Author: Toby Hemenway (Chelsea Green Publishing, 2015)
In the 1970s Australian biologist Bill Mollison and ecological designer David Holmgren were looking for a practical approach for agriculture. They were trying to find a solution to their question: Why is agriculture not planned around nature? Out of these efforts they published the book Permaculture in 1978 that has now become a movement on sustainable living by using the design principles of permaculture.
The term permaculture is derived from “permanent culture” and emerged in the 1960s as a field for solutions in agricultural systems for human settlements. It has come a long way since its initial years. There is now an eponymous documentary by Australian company Dogs Go Woof Productions featuring the founders/ initiators of Permaculture, the late Bill Mollison and David Holmgren.
Originally catered to the world of farming and gardening, permaculture upped the ante to urbanism as a whole—expanding to the realm of software design, community organization, water, waste and energy engineering, and even yoga. According to a study by the United Nations as of 2018, over half of the global population (55%) lives in urban areas. This number is expected to increase to 68% by 2050.
Locally, as of 2020, Canada’s urban population is 30.670 Million and is projected to grow to 39.234 million by 2030. With the surge of urbanism, humans are facing growing challenges such as food security, housing, energy consumption, transportation, and healthcare. As such, new policy and planning guidelines for sustainable and inclusive urbanization are key to meet the demands of our century.
It is with this in mind that Toby Hemenway’s book, The Permaculture City, looks at the tools and outcomes of permaculture cities in North America with the aim to build resilient, livable, and inclusive societies.
On the first page of his introduction, Hemenway clarifies: “Urban permaculture is only slightly about gardening, and mostly about people, […] takes what we have learned in the garden and applies it to a much broader range of human experience.” (xi)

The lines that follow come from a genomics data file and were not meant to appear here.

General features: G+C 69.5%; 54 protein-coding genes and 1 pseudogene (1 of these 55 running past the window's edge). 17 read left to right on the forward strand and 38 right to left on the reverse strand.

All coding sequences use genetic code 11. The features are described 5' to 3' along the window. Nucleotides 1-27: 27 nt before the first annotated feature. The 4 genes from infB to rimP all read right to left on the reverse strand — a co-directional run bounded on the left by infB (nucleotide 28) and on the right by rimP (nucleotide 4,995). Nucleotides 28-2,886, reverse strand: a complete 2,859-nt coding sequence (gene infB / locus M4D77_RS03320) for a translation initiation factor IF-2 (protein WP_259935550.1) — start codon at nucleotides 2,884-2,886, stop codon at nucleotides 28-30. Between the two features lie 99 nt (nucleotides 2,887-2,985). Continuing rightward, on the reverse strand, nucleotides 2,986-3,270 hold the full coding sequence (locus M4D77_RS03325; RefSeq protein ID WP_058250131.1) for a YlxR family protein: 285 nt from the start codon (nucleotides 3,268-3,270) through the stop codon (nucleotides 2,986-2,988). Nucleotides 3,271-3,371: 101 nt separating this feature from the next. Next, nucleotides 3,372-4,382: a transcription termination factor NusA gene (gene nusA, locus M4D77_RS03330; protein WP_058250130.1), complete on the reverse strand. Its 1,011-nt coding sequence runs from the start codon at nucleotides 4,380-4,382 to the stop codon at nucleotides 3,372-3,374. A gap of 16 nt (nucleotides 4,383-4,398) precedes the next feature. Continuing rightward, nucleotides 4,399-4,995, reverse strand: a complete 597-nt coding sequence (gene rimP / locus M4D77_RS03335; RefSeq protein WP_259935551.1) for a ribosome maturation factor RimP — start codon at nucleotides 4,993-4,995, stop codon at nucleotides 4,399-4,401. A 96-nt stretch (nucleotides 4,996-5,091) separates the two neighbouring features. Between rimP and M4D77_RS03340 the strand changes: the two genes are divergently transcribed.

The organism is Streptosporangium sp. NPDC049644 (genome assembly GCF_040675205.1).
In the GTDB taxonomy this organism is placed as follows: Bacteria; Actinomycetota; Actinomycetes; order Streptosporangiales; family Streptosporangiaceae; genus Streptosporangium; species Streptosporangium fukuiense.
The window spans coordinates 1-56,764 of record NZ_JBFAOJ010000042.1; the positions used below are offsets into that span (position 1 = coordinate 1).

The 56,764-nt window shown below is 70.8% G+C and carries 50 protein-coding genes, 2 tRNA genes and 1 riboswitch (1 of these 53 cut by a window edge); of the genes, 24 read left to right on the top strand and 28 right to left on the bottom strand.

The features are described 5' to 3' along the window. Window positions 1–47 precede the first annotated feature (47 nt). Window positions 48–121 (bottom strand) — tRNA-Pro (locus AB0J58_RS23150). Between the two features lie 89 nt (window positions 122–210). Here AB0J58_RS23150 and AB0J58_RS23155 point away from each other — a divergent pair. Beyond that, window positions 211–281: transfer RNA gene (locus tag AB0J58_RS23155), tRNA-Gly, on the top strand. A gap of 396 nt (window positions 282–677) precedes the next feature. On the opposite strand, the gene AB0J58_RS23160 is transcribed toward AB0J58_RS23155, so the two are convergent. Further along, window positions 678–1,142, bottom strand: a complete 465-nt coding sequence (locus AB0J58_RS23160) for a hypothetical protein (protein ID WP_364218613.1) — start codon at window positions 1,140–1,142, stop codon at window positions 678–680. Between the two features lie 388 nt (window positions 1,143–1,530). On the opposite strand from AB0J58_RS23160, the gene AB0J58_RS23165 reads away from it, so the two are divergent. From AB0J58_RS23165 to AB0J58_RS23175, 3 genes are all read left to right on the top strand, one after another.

- How urban and suburban life can be enhanced through design and repurposed.
- How citizens can learn to lead a more resilient and engaged life with the natural world.
The first seven chapters of Hemenway’s book focus on the physical aspects of permaculture, such as strategies for gardens in a community, design techniques and strategies for the urban home garden, energy sources and water.
Food is a major theme throughout the book, which touches on a very timely and pertinent topic. The global and national statistics on food loss are grim: In 2011 a report by FAO suggested that 30% of the world’s food was wasted or lost. In terms of economic value, around 14 % of food produced in the world is lost from post-harvest up to, but not including, the retail level.
In Canada, nearly 60 percent of the national food produced—amounting to 35.5 million metric tonnes—is lost and wasted annually. Of that, 32 percent—equalling 11.2 million metric tonnes of lost food—is avoidable and is edible food that could be redirected to support people in our communities. The total financial value of this potentially rescuable lost and wasted food is a staggering $49.46 billion.
With that in mind, in Chapter 1: The Surprisingly Green City, Hemenway asks whether food growing is “an essential function for cities?” noticing that cities have always relied on their surrounding regions for much of their food and other raw materials. Giving historical examples of prosperous countrysides in China and Göbekli Tepe, he suggests that urban food growing is a “bonus feature of a vibrant city.”
In the fifth chapter entitled Strategies for Gardening in Community, Hemenway explores the topic of food processing, distribution, and sourcing in-depth. He explains that “permaculture thinking can help us identify and regorge the weak links in how we obtain our food.” More particularly, he applies five “Foodshed Zones” to help meet our food needs.
- Zone 1: This Zone references to Chapters 3 and 4. The latter has a well-defined table “The Thirty Most Valuable Plants For Urban and Suburban Yards“. The focus is on people’s own gardens and backyards. Here, Hemenway gives examples of designing one’s own garden using techniques such as stacking plants vertically or planting in compact patterns, as well as how to use sun and shade to grow specific plants.
- Zone 2: Makes suggestions on how to grow your own food by using nearby gardens, such as community gardens and schoolyards. This zone is particularly interesting for those who live in the city in condominiums or apartment buildings with no backyard.
- Zone 3: Looks into sourcing fresh home-grown food at farmer’s markets, which Hemenway calls a “benevolent reinforcing feedback loop that builds local resilience.”
- Zone 4: This is one step further from the farmers market, suggesting to buy food from locally-owned supermarkets, although he warns that this is something that should be rarely visited.
- Zone 5: This would be the last resort for sourcing food, including large chains and big-box stores.
The overall benefits of the foodshed zone system expand beyond the realm of food-sourcing. They also reduce one’s carbon footprint, allow for self self-sufficiency in food sourcing, and foster interaction and community. The latter is a topic dealt with in Chapter 9 “Placemaking and the Empowered Community“, where Hemenway examines the concepts of three key contributors to livable cities and placemaking: Jane Jacobs, Kevin Lynch and William Whyte.